Title

Effects of reperfusion on ADC and CBF pixel-by-pixel dynamics in stroke: characterizing tissue fates using quantitative diffusion and perfusion imaging

UMMS Affiliation

Department of Neurology; Department of Radiology; Graduate School of Biomedical Sciences

Publication Date

2004-3

Document Type

Article

Subjects

Animals; *Cerebrovascular Circulation; *Diagnostic Imaging; Humans; Infarction, Middle Cerebral Artery; Ischemic Attack, Transient; Magnetic Resonance Imaging; Male; Rats; Rats, Sprague-Dawley; Regional Blood Flow; *Reperfusion; Stroke; Time Factors

Disciplines

Nervous System Diseases | Neurology | Radiology

Abstract

The effects of reperfusion on the spatiotemporal dynamics of transient (60 minutes) focal ischemic brain injury in rats were evaluated on a pixel-by-pixel basis using quantitative cerebral blood flow (CBF) and apparent diffusion coefficient (ADC) measurements every 30 minutes for 3 hours and compared to post-mortem histology at 24 hours. Four biologically relevant clusters were classified based on ADC (0.53 +/- 0.02 x 10mm/s, SD) and CBF (0.30 +/- 0.09 ml/g/min) viability thresholds, namely: (1) the "normal" cluster with ADC and CBF > thresholds; (2) the "mismatch" cluster with ADC > threshold but CBF < threshold; (3) the "core" cluster with ADC and CBF < thresholds; and (4) "non-nourishing reperfusion zone" where ADC < threshold but CBF > threshold. The spatio-temporal progression of tissue volumes, ADC and CBF of each cluster were evaluated. Pixels of each cluster on the CBF-ADC space were mapped onto the image space. Following reperfusion, 28% of the "core" pixels and 90% of the "mismatch" (defined at 60 minutes) pixels were salvaged at 180 minutes, which correlated with histology. The ADC and CBF of subsequently salvaged tissues were significantly higher than those became infarcted. Salvaging "core" pixels indicated that reduced ADC was not synonymous with irreversible injury; duration of exposure and severity of reduced ADC and CBF were likely critical. Projection profiles showed a bimodal ADC, but uni-modal CBF, distributions. The ADC bimodal minima, obtained without histological correlation, were similar to the histology-derived ADC and CBF viability thresholds, and could have potential clinical applications.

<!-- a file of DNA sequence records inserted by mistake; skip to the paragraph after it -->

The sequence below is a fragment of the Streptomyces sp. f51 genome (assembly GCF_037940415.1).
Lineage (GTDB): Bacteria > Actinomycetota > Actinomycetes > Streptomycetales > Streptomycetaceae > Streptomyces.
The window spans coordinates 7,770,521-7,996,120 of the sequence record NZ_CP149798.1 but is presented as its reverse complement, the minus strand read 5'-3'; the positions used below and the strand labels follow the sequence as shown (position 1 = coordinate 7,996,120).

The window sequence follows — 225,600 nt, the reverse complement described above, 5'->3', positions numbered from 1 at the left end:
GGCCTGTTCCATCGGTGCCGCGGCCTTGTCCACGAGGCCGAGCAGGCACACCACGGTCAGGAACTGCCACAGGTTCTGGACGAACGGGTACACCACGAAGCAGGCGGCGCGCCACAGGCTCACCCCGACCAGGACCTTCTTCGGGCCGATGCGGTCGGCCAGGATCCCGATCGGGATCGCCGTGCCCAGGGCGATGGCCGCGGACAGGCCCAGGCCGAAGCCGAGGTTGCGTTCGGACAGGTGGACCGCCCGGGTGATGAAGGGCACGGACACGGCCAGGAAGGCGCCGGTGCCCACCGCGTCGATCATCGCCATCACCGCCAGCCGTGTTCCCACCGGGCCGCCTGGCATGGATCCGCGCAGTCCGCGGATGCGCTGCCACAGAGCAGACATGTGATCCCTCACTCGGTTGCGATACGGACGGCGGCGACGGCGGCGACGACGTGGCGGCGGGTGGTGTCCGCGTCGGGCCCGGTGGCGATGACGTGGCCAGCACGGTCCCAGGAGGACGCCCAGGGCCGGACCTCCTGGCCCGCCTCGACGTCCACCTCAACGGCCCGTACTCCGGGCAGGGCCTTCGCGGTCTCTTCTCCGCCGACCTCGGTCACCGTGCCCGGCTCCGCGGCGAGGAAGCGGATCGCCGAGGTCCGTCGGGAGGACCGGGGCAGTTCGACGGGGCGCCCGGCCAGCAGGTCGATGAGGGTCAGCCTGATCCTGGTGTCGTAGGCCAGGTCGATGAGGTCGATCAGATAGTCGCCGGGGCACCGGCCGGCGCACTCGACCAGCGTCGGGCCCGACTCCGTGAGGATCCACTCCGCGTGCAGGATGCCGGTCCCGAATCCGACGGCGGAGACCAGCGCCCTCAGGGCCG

This study demonstrated a simple but powerful approach to evaluate, on a pixel-by-pixel basis, the spatio-temporal evolution of ischemic brain injury, and a potential for statistical prediction of tissue fate.

Source

J Cereb Blood Flow Metab. 2004 Mar;24(3):280-90.

Journal/Book/Conference Title

Journal of cerebral blood flow and metabolism : official journal of the International Society of Cerebral Blood Flow and Metabolism

Related Resources

Link to article in PubMed

PubMed ID

15091108

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